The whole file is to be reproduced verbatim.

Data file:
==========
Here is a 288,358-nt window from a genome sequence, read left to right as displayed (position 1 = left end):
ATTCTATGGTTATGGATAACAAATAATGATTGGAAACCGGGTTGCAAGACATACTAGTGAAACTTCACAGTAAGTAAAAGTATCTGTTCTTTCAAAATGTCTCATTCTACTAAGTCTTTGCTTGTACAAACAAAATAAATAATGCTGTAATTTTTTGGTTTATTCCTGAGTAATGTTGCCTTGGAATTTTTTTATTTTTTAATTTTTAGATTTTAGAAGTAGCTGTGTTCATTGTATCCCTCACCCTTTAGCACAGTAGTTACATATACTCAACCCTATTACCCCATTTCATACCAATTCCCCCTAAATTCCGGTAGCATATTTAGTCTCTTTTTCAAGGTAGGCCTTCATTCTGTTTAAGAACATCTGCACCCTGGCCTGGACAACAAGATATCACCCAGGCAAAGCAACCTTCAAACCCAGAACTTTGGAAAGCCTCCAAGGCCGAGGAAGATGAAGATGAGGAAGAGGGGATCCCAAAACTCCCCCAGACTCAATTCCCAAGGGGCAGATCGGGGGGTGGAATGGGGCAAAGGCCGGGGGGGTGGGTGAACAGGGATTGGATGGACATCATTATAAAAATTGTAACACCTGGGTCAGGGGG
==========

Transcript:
Here is a 288,358-nt window from a genome sequence, read left to right as displayed (position 1 = left end):
ATTCTATGGTTATGGATAACAAATAATGATTGGAAACCGGGTTGCAAGACATACTAGTGAAACTTCACAGTAAGTAAAAGTATCTGTTCTTTCAAAATGTCTCATTCTACTAAGTCTTTGCTTGTACAAACAAAATAAATAATGCTGTAATTTTTTGGTTTATTCCTGAGTAATGTTGCCTTGGAATTTTTTTATTTTTTAATTTTTAGATTTTAGAAGTAGCTGTGTTCATTGTATCCCTCACCCTTTAGCACAGTAGTTACATATACTCAACCCTATTACCCCATTTCATACCAATTCCCCCTAAATTCCGGTAGCATATTTAGTCTCTTTTTCAAGGTAGGCCTTCATTCTGTTTAAGAACATCTGCACCCTGGCCTGGACAACAAGATATCACCCAGGCAAAGCAACCTTCAAACCCAGAACTTTGGAAAGCCTCCAAGGCCGAGGAAGATGAAGATGAGGAAGAGGGGATCCCAAAACTCCCCCAGACTCAATTCCCAAGGGGCAGATCGGGGGGTGGAATGGGGCAAAGGCCGGGGGGGTGGGTGAACAGGGATTGGATGGACATCATTATAAAAATTGTAACACCTGGGTCAGGGGG